Open Source Intelligence (OSINT) has had an extraordinary moment in the spotlight thanks to Russia’s invasion of Ukraine. Viewers have been able to see the effects of antitank weapons and the dreadful realities of war in close to real-time.

But OSINT, like all other intelligence, cuts both ways — we look at the Russians, and the Russians look at us. But their interest is almost certainly in freely available material that’s far from televisual — the information a Russian war planner can now use from European Union (EU) states goes far, far beyond what Europe’s well-motivated but slightly innocent data-producing agencies likely realize.

Seen alone, the data from environmental and building permits, road maintenance, forestry data on terrain obstacles, and agricultural data on ground water saturation are innocent. But when combined as aggregated intelligence, it is powerful and can be deeply damaging to Western countries.

Democracy dies in the dark, and transparency supports democratic governance. The EU and its member states have legally binding comprehensive initiatives to release data and information from all levels of government in pursuit of democratic accountability. This increasing European release of data — and the subsequent addition to piles of open-source intelligence — is becoming a real concern.

I firmly believe we underestimate the significance of the available information — which our enemies recognize — and that a potential adversary can easily acquire.

Let me present a fictitious case study to visualize the problem with the sheer breadth of public data released:

In Europe’s High North, where the terrain often is either rocky or marshy, with few available routes for maneuver units, available data will now provide information about ground conditions; type of forest; density; and on-the-ground, verified terrain obstacles — all easily accessible from geodata and forestry agency data. The granularity of the information is down to a few meters.

The data is innocent by itself, intended to limit environmental damage from heavy forestry equipment and avoid the forestry companies’ armies of tracked harvesters becoming stuck in the unfavorable ground. The concern is that the forestry data also provides a verified route map for any advancing armored column in pursuit of a deep strike to avoid contact with the defender’s limited rapid-response units.

Suppose the advancing adversary paves the way with special forces. In that case, a local government’s permitting and planning data and open data for transportation authorities will identify what to blow up, what to defend, and ideal ambush sites for any defending reinforcements or logistics columns. Once the advancing armored column meets up with the special forces, unclassified and openly accessible health department inspections show where frozen food is stored; building permits show which buildings have generators; and environmental protection data points out where civilian fuels, grade, and volume are stored.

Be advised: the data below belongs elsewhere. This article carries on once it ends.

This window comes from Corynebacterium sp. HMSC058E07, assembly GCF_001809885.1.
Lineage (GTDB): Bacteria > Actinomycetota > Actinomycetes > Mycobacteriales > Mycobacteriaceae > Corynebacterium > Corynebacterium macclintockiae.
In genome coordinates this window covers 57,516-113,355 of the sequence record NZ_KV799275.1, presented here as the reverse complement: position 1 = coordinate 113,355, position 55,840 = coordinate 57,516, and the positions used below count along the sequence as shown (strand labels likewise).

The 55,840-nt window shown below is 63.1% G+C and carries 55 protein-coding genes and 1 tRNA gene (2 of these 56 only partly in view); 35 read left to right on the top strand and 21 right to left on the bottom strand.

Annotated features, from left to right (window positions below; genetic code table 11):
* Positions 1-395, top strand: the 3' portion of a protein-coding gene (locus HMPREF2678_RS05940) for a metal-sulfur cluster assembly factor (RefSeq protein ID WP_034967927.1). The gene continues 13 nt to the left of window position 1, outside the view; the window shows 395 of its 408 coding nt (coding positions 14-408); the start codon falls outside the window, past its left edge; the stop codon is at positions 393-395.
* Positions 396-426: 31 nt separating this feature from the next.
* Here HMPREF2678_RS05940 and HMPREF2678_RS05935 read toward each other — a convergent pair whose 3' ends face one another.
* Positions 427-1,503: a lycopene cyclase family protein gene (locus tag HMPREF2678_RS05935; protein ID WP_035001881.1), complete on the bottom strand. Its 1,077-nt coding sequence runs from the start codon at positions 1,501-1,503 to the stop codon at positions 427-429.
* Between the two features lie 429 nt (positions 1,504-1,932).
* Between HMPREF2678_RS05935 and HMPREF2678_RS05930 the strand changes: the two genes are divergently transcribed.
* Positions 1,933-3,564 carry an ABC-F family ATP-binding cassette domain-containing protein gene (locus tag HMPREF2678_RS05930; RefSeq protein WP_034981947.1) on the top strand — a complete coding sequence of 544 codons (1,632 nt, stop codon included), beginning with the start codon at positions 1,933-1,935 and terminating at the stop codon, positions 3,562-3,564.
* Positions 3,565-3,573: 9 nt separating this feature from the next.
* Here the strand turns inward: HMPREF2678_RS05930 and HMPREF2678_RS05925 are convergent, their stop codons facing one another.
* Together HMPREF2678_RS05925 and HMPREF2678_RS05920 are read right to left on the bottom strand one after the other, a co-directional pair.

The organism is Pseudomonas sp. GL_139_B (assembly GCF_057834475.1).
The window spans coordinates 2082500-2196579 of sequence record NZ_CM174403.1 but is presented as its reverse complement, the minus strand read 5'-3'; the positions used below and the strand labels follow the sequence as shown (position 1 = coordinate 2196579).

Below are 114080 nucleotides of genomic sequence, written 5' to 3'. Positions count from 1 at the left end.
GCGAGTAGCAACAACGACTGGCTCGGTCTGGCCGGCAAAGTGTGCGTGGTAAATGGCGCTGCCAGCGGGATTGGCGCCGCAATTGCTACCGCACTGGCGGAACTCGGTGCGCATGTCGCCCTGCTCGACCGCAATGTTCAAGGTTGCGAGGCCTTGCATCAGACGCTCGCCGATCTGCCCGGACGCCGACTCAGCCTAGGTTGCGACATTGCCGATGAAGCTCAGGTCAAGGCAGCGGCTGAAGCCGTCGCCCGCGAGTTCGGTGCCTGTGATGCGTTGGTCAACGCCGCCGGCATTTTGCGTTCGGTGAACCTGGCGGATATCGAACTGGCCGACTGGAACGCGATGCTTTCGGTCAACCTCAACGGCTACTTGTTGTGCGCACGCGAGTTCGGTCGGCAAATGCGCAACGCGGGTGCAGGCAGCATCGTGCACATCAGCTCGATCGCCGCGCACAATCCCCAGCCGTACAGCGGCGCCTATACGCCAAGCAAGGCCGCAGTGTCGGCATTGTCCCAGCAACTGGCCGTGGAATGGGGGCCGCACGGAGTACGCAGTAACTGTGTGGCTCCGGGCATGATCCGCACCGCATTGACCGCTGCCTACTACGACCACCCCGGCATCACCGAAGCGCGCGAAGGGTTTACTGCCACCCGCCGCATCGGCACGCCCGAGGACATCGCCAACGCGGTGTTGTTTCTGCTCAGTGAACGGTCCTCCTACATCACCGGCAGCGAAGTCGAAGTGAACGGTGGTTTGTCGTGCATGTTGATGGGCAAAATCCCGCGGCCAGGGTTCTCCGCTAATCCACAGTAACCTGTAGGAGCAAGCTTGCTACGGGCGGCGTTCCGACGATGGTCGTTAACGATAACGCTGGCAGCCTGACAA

Now the advancing column can prepare for the next leg in the deep strike. Open data initiatives, “innocent” data releases, and broad commercialization of public information have nullified the rapid-response force’s ability to slow down or defend, and these data releases have increased the speed of the attackers, as well as increased the chance for the adversary’s mission success.

And remember this — any US, Canadian, or British units arriving in West European ports face a journey from Rotterdam to the eastern parts of Poland that is the same as that between New York and Chicago. The massive release of open data gives a Russian war planner ample opportunity to fine-tune deep strikes to delay the arrival of these allied forces.

The governmental open-source intelligence problem is a wickedly difficult issue, not least because the solutions are not obvious. Open, democratic states embrace accountability and transparency, and they are the foundations for the legitimacy, trust, and consent of the governed. Restricting access to machine-readable and digitalized public information contradicts European Union Directive 2003/98/EC, which covers the reuse of public sector information and is a well-established foundational part of European law based on Article 95 in the Maastricht Treaty.

The sheer volume of released information, in multiple languages and from a variety of sources in separate jurisdictions, increases the difficulty of foreseeing its hostile utilization, which increases the complexity of the problem. Those jurisdictions’ politics also come into play, which makes it harder to trace a viable route to ensure a balance between a security interest and democratic core values.

But the first steps are clear. Immediate action is required to address this issue, and the West’s embedded weakness, and needs to involve both NATO and the European Union, as well as their member states. They should map the crossover points of multinational defense, the national implementation of EU legislation, and the ability to adjust EU legislation for security imperatives.

NATO and the EU have a common interest in mitigating the risks with massive public data releases to an acceptable level that still meets the EU’s goal of transparency.

Jan Kallberg, Ph.D., LL.M., is a Non-resident Senior Fellow with the Transatlantic Defense and Security program at the Center for European Policy Analysis (CEPA). He is a former Research Scientist with the Cyber Operations Research Element (CORE) with the Army Cyber Institute at West Point. Dr. Kallberg teaches part-time as a Faculty Member with George Washington University and New York University. He teaches OSINT at the graduate level at NYU. Follow him at and @Cyberdefensecom.